Public art has long been recognized as a community asset, but because many of its benefits seem intangible, it is often treated as a low priority, especially during challenging economic times. Yet, several communities across the U.S. have shown that prioritizing public art can lead to increased levels of community engagement and social cohesion. Project examples that feature public art also show that it can function as a powerful catalyst for improved mental and physical health. This article examines how public art has been used as a tool for fostering community revitalization, social connections, and improved health outcomes.
Cities across the U.S., including New York, Los Angeles, and Buffalo, have instituted “Percent for Act” programs, which mandate that a portion of the budget for city-funded construction projects is used to fund and install public art. In 1983, New York City launched its Percent for Art program, and has since commissioned over 300 site-specific, permanent public art works in schools, courthouses, police precincts, and transit sites. One of the latest works, a sculptured water fountain called The Source, was designed as the cornerstone of a new plaza in the Washington Heights neighborhood. The artist’s use of brightly colored mosaic patterns reflects the richness and diversity of the predominantly Dominican local culture. Together with the newly renovated public space, this Percent for Art project creates a new visual landmark that anchors the community’s collective identity.
The Mural Arts Program is a public-private partnership between the city of Philadelphia and the Philadelphia Mural Arts Advocates, which creates transformative murals within communities across the city. One of its key initiatives, the Porch Light Program, uses public art to promote health and wellness in Philadelphia. The program organizes participatory mural making with local organizations to create venues where people with and without behavioral health challenges can work alongside one another to reveal a shared purpose. In one example, a team of artists was paired with youth and parents from a local, supportive housing agency, whose residents are often faced with persistent homelessness and poverty. Workshops were held to write and share poetry, which was then illustrated into a mural.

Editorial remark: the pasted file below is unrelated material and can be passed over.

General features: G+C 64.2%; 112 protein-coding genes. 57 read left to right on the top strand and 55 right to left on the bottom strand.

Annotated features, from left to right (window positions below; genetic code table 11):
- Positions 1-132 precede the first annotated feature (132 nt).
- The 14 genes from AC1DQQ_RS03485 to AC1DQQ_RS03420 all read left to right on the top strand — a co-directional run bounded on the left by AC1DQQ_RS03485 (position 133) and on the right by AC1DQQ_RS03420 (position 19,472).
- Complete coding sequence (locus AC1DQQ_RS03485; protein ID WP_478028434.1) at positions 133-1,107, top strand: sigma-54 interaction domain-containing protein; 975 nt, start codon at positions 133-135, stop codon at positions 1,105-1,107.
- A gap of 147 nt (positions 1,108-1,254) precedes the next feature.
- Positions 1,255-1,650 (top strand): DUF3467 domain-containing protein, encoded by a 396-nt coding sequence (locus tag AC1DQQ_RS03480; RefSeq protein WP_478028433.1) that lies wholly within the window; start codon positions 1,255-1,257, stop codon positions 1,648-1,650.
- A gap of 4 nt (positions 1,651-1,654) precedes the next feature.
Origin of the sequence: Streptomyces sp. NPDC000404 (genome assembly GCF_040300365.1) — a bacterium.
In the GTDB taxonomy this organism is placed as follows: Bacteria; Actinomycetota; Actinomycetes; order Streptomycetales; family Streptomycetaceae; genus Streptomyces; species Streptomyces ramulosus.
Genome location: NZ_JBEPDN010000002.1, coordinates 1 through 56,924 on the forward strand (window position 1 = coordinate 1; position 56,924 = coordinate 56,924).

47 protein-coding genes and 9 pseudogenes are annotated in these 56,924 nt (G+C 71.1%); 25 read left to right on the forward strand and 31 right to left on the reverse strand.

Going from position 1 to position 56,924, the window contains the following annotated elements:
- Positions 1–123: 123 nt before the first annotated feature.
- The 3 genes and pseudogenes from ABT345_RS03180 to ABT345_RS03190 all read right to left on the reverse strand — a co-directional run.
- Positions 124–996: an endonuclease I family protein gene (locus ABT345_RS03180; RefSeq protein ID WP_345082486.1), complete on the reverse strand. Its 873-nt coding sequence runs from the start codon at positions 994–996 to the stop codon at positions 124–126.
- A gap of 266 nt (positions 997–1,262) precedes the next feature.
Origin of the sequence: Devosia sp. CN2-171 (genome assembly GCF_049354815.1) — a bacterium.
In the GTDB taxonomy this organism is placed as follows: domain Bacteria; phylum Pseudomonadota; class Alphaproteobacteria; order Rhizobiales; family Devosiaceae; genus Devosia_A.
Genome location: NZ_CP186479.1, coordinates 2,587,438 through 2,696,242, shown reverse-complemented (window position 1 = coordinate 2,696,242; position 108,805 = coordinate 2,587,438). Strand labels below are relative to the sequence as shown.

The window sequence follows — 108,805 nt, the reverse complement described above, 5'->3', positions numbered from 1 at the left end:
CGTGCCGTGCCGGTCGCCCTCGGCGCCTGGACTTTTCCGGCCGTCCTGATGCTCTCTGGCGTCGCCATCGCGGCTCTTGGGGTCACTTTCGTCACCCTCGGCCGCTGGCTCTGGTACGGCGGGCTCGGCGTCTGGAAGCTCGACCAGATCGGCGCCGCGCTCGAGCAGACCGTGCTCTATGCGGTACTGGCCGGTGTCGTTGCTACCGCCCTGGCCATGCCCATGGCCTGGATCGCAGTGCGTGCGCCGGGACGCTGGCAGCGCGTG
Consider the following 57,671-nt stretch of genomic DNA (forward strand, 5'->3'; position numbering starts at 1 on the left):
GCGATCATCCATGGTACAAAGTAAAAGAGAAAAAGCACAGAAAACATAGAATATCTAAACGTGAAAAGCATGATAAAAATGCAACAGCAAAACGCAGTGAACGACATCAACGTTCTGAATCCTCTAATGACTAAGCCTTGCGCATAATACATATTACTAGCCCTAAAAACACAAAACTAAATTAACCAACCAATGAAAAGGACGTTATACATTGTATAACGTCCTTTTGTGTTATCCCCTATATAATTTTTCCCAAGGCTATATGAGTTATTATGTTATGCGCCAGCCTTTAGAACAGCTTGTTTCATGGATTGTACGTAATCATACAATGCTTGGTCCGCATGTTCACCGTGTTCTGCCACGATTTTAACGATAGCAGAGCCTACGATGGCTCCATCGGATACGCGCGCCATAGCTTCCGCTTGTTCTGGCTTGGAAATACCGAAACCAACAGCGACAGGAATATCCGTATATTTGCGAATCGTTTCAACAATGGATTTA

Porch Light is collaborating with the Yale School of Medicine to assess the program’s impact on health outcomes. After two years, researchers found a sustained increase in collective efficacy and improved perceptions of both the pedestrian environment and neighborhood safety. They also observed a decrease in stigma toward individuals with mental health or substance abuse challenges.
Detroit residents responded to an increase in abandoned homes and visual blight with grassroots initiatives that use art to revitalize and repurpose hundreds of vacant lots throughout the city. A large driver of this movement is Power House Productions (PHP), an artist-run, neighborhood-based nonprofit organization that creatively adapts vacant properties to stabilize neighborhoods and inspire the community. PHP first began when its founders invited neighbors to renovate an abandoned home into a community art center. The resulting space is embedded in the residential neighborhood and has become a public venue for engaging in art through theater, contemporary dance, and experimental film. PHP demonstrates the ease with which public art can be used to create new value and strengthen social bonds, especially for neighborhoods struggling with disinvestment.
Whether driven by the community or municipal agencies, public art moves beyond improving aesthetic quality within neighborhoods, by reinforcing social connections, fostering improved health outcomes.